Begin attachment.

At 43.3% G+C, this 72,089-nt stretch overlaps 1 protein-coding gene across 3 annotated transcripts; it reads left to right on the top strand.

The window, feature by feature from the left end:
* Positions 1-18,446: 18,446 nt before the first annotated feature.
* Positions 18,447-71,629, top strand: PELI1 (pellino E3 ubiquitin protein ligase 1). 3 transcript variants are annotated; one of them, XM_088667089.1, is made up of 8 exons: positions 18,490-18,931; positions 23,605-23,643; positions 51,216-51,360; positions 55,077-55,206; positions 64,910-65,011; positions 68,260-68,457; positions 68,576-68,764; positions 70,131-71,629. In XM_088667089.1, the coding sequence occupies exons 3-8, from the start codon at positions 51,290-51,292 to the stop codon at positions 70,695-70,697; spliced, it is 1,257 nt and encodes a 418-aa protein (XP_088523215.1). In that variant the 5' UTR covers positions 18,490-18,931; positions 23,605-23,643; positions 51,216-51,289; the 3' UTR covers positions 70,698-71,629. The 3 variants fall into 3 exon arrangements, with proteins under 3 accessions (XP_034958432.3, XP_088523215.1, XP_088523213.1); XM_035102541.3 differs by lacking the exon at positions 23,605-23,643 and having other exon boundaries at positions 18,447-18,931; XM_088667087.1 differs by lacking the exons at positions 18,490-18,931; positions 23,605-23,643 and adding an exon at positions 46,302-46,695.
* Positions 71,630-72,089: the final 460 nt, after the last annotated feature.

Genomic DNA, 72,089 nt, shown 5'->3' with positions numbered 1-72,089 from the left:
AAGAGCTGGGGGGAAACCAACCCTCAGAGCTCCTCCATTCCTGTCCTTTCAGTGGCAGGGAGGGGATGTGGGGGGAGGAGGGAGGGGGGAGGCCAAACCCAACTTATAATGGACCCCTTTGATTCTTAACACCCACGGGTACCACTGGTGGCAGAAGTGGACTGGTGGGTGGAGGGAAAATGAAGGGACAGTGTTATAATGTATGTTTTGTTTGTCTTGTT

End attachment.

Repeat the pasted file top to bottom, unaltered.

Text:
At 43.3% G+C, this 72,089-nt stretch overlaps 1 protein-coding gene across 3 annotated transcripts; it reads left to right on the top strand.

The window, feature by feature from the left end:
* Positions 1-18,446: 18,446 nt before the first annotated feature.
* Positions 18,447-71,629, top strand: PELI1 (pellino E3 ubiquitin protein ligase 1). 3 transcript variants are annotated; one of them, XM_088667089.1, is made up of 8 exons: positions 18,490-18,931; positions 23,605-23,643; positions 51,216-51,360; positions 55,077-55,206; positions 64,910-65,011; positions 68,260-68,457; positions 68,576-68,764; positions 70,131-71,629. In XM_088667089.1, the coding sequence occupies exons 3-8, from the start codon at positions 51,290-51,292 to the stop codon at positions 70,695-70,697; spliced, it is 1,257 nt and encodes a 418-aa protein (XP_088523215.1). In that variant the 5' UTR covers positions 18,490-18,931; positions 23,605-23,643; positions 51,216-51,289; the 3' UTR covers positions 70,698-71,629. The 3 variants fall into 3 exon arrangements, with proteins under 3 accessions (XP_034958432.3, XP_088523215.1, XP_088523213.1); XM_035102541.3 differs by lacking the exon at positions 23,605-23,643 and having other exon boundaries at positions 18,447-18,931; XM_088667087.1 differs by lacking the exons at positions 18,490-18,931; positions 23,605-23,643 and adding an exon at positions 46,302-46,695.
* Positions 71,630-72,089: the final 460 nt, after the last annotated feature.

Genomic DNA, 72,089 nt, shown 5'->3' with positions numbered 1-72,089 from the left:
AAGAGCTGGGGGGAAACCAACCCTCAGAGCTCCTCCATTCCTGTCCTTTCAGTGGCAGGGAGGGGATGTGGGGGGAGGAGGGAGGGGGGAGGCCAAACCCAACTTATAATGGACCCCTTTGATTCTTAACACCCACGGGTACCACTGGTGGCAGAAGTGGACTGGTGGGTGGAGGGAAAATGAAGGGACAGTGTTATAATGTATGTTTTGTTTGTCTTGTT